September week 1

Since I knew I would be posting my weekly images on 9/11 I set out to photograph a rose.  The rose in many cultures is a sign of the Divine and used for love and remembrance.  All those things are important this day.  Since the mornings in San Francisco have still started out in fog the diffused light is perfect for flower portraits.

The rose season in Golden Gate Park is all but over, yet a few blooms continue.  The water drops from the fog (or the sprinklers) were beading up on the center petals of the yellow roses I stopped to smell.  When viewed up close they gave the impression of tear drops.  So I wanted to add a soft feel to bring out that emotion.

I started out taking full buds and roses and then moved in to capture the curves and texture of the petals.  I used a 100 mm lens at a wide open aperture (f/2.8) to render a very shallow depth of field.  Most of the petals quickly go out of focus.  The whole feel for me seemed to convey the words of a prayer I reviewed the day before, anticipating it’s use in a 9/11 remembrance at herchurch this morning.  It is a prayer for peace:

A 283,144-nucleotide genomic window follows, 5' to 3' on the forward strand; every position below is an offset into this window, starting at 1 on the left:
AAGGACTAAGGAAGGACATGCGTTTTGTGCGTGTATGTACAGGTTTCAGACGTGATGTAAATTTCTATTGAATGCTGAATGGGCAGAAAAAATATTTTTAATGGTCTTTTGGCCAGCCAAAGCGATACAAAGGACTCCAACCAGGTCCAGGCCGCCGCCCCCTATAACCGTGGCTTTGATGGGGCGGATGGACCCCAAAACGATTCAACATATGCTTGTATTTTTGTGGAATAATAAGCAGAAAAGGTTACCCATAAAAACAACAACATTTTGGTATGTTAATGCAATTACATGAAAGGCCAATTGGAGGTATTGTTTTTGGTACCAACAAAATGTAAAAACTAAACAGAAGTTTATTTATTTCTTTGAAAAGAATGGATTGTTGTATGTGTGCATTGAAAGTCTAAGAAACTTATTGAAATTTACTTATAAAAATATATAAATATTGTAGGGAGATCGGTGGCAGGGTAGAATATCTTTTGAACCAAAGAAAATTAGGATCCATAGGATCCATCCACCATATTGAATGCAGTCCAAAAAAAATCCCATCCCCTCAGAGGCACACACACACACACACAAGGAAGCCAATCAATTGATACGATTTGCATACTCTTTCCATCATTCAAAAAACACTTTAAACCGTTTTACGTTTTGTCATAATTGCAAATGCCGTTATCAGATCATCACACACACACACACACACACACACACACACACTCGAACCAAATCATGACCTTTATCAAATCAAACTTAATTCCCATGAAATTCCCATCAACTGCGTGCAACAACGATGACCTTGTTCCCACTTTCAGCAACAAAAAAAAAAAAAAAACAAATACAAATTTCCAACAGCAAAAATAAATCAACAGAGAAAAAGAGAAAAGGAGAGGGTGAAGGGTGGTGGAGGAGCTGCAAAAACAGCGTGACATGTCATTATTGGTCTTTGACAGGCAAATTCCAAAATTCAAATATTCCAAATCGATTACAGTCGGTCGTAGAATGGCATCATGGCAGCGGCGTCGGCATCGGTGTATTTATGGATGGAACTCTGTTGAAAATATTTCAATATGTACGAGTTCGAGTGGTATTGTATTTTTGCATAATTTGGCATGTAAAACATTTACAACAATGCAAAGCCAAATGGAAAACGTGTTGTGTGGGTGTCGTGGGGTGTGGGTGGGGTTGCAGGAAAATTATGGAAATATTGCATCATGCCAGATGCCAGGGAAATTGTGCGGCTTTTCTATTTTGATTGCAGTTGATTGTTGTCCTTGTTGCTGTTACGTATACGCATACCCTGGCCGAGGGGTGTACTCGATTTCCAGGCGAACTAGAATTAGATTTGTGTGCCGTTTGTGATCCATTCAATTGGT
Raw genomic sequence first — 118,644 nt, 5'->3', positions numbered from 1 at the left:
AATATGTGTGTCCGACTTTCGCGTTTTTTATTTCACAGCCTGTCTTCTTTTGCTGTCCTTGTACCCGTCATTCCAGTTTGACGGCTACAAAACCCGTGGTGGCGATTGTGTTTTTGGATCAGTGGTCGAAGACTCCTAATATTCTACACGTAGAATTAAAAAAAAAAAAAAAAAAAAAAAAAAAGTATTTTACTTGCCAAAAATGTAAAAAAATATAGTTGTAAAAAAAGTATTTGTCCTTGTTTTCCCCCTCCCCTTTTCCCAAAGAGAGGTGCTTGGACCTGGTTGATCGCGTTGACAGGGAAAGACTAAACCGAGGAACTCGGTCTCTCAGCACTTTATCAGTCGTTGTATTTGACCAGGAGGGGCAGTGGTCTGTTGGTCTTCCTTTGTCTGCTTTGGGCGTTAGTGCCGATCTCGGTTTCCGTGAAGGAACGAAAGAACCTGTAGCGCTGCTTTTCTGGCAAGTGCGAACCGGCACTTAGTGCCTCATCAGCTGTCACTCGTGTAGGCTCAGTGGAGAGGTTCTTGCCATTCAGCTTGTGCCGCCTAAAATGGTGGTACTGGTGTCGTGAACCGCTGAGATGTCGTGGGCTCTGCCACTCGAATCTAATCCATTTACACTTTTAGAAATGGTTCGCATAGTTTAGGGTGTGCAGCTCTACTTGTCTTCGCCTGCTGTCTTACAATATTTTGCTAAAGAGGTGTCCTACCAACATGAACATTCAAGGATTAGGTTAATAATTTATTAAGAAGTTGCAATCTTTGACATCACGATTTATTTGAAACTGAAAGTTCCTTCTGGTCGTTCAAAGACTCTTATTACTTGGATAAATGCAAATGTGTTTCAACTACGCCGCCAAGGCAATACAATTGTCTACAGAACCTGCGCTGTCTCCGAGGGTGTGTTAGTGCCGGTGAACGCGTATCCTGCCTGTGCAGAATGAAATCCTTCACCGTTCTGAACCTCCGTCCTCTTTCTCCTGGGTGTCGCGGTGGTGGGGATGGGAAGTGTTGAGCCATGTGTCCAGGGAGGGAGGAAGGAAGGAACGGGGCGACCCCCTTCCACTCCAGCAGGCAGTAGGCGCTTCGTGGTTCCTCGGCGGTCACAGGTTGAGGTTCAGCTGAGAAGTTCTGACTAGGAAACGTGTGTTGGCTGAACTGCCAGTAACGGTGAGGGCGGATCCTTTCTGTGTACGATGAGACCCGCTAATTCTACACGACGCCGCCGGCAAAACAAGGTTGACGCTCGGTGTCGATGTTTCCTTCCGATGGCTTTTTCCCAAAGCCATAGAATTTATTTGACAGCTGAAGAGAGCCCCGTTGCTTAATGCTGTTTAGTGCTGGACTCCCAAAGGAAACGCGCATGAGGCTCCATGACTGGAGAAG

“Compassionate and merciful Divinity of many names,  Holy One, Allah, Yahweh, Wisdom-Sophia, Goddess, God of All, Providence,

We pause and remember in honor of 9/11 as we reflect on and work for peace. We gather with your people through the ages who have turned swords into plowshares that peace may be harvested.”

© Diann L. Neu, from Peace Liturgies, WATER,

The second image I share with you is from the beach at Princeton by the Sea, just north of Half Moon Bay.  This is the area where the Maverick’s surfing competition takes place.  But when that’s not happening the people strolling on the beach are few and far between (before 9 AM that is).

I enjoyed watching the gentle incoming waves move shells and sea weed back and forth.  I was especially drawn to an empty sea urchin shell.  The incoming waves often left sea bubbles around the shell.  With a shutter speed of 1/45 you are able to convey the movement of the water (some blur) and still freeze the shell  which is slightly moved by the water.  In this case you want to take many shots because the water is moving quickly in and out of your composition.  Take a meter reading off the shell and sand and then manually dial in that setting, otherwise the white of the water’s foam will through your light meter reading off.  (Or take a few shots and check the histogram).


This entry was posted in Weekly 2. Bookmark the permalink.

Comments are closed.